“Across the styles” haiku

Written last May 26. Includes Levon Helm, who you probably know died April 19.

Another crazed batch
Of birthday folks hatched today
From jazz to opera

There’s Miles Davis,
The birth of the cool, just one
Of his jazz styles

Bebop and hard bop,
Modal jazz and fusion jazz
Miles pioneered

He was “Kind of Blue”
And drew us “Sketches of Spain,”
“Relaxin,’ ” “Workin’ ”

Like the Pied Piper
Miles blew a magic horn,
But his led to life

Teresa Stratas’
Instrument? Soprano, matched
Only by her heart

She sang opera, yes,
And Broadway, too; her “Showboat”
Was like no other

Kurt Weill’s widow gave
Stratas songs no one else had
— And her voice owned them

Stratas sang it all
Fearlessly, flawlessly with
Punk intensity

Retired, she helped
The poorest among us, joined
Mother Teresa

Heartbreak and mystery
Play muse to this sorceress:
Pop queen Stevie Nicks

Her Fleetwood Mac days
Wove witches and dreams into
Hypnotic hit songs

She conquered demons
Of her own, to keep sharing
Her dream songs with us

The band “The Band” played
Funky and loose, often thanks
To Levon on drums

Levon Helm, his mates
Backed Dylan and then made their
“Music From Big Pink”

Great albums followed
Till the Band’s “Last Waltz” and then
Levon’s solo work

Levon Helm’s back beat
And back-country vocals kept
Their own unique swing

He’s still rocking on,
Winning awards, releasing
New songs and CDs

From “traditional”
To “matched,” drummer’s changed his grip
— But never lost it

“Hawk takes flight” haiku

Coleman Hawkins, Nov. 21, 1904 – May 19, 1969

Really don’t know jazz
Do know I like anything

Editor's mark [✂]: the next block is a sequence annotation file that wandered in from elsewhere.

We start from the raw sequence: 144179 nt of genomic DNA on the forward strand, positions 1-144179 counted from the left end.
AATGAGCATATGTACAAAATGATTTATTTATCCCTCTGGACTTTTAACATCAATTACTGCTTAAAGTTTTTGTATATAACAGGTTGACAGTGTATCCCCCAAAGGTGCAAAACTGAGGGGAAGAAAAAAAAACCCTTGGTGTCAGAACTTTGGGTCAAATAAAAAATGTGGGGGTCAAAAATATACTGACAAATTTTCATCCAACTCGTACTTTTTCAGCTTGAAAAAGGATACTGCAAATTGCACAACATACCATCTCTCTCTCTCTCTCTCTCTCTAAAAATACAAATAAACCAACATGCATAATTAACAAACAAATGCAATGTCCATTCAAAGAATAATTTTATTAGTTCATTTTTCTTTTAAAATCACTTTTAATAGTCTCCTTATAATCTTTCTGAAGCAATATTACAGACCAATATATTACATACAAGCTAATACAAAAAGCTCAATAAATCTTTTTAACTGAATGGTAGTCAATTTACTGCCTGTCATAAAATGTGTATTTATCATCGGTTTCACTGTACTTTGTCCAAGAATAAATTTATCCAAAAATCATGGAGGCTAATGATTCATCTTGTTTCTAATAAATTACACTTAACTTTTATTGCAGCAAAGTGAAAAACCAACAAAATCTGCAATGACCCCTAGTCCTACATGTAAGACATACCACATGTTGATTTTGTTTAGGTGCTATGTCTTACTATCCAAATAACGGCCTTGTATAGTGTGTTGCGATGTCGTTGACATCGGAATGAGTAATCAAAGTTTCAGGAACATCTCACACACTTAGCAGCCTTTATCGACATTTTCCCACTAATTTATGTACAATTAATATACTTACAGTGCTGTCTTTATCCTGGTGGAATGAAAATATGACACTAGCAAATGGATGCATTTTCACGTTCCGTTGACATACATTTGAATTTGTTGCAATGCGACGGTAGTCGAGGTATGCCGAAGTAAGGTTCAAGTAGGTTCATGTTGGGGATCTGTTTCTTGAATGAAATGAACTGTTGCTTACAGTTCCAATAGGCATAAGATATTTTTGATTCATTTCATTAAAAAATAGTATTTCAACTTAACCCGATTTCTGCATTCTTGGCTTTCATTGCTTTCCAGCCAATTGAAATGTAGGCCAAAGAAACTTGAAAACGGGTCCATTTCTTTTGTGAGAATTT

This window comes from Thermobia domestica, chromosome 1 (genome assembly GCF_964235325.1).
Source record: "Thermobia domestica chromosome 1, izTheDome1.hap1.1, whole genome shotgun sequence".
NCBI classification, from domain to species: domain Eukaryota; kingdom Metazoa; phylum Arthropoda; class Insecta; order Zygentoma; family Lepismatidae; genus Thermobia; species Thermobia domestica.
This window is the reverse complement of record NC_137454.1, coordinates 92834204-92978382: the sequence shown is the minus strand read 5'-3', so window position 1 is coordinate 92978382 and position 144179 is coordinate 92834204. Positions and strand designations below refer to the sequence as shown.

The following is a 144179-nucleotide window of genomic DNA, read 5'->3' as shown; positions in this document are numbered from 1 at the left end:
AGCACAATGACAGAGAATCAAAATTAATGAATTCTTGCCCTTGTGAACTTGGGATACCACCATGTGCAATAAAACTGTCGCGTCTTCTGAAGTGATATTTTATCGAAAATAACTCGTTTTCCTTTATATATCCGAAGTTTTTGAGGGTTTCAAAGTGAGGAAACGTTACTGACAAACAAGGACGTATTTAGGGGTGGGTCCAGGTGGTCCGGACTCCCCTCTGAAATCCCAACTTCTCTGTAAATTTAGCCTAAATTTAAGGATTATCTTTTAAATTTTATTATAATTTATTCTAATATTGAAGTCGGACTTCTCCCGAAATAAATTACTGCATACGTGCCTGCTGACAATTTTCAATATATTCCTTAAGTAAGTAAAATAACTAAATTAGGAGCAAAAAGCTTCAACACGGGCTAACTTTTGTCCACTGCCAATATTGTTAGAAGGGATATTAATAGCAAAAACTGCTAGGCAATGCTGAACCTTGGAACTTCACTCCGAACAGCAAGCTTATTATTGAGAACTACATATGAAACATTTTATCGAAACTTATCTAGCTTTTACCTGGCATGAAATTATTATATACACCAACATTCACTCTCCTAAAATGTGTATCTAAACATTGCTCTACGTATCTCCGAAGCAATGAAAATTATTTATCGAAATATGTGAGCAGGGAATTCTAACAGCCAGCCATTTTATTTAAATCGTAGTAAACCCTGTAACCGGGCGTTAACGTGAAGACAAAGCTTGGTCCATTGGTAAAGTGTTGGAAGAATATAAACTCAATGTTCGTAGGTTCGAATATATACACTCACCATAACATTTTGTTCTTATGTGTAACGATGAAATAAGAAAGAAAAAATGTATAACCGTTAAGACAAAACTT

By Coleman Hawkins

The Hawk, hatched this date
In St. Joseph, Missouri
Baby, born to blow

Piano, age 5,
Cello at 7, at 9
Tenor saxophone

Many instruments
Many Midwestern homes
Nebraska, Kansas

Topeka High band
Must’ve really had some swing
Hawk doing his thing

He played in KC
Before the Big Apple called
Hawk was on his way

Fletcher Henderson
Gave him a chance, Satchmo showed
Him how to relax

He was the first great
On the tenor sax, and few
Ever outdid him

Lester Young, called Pres,
Told people Hawk really was
The tenor’s first prez

So swinging, so smooth
Miles Davis said Hawk showed how
To play a ballad

Chords and progressions
Hawk knew them all, but what’s more
He knew to evolve

Hanging with Django
And Benny Carter, breaking
Ground, “Body and Soul”

Helped when the time came
Ushered in new bop players,
Out-jammed them at times

Thelonious Monk,
Dizzy, Miles, Rollins, Coltrane
To name just a few

More traditional
In his last decades, but still
A winning tenor

Happy birthday, Hawk
Let that smoky sound tell us
All the things you are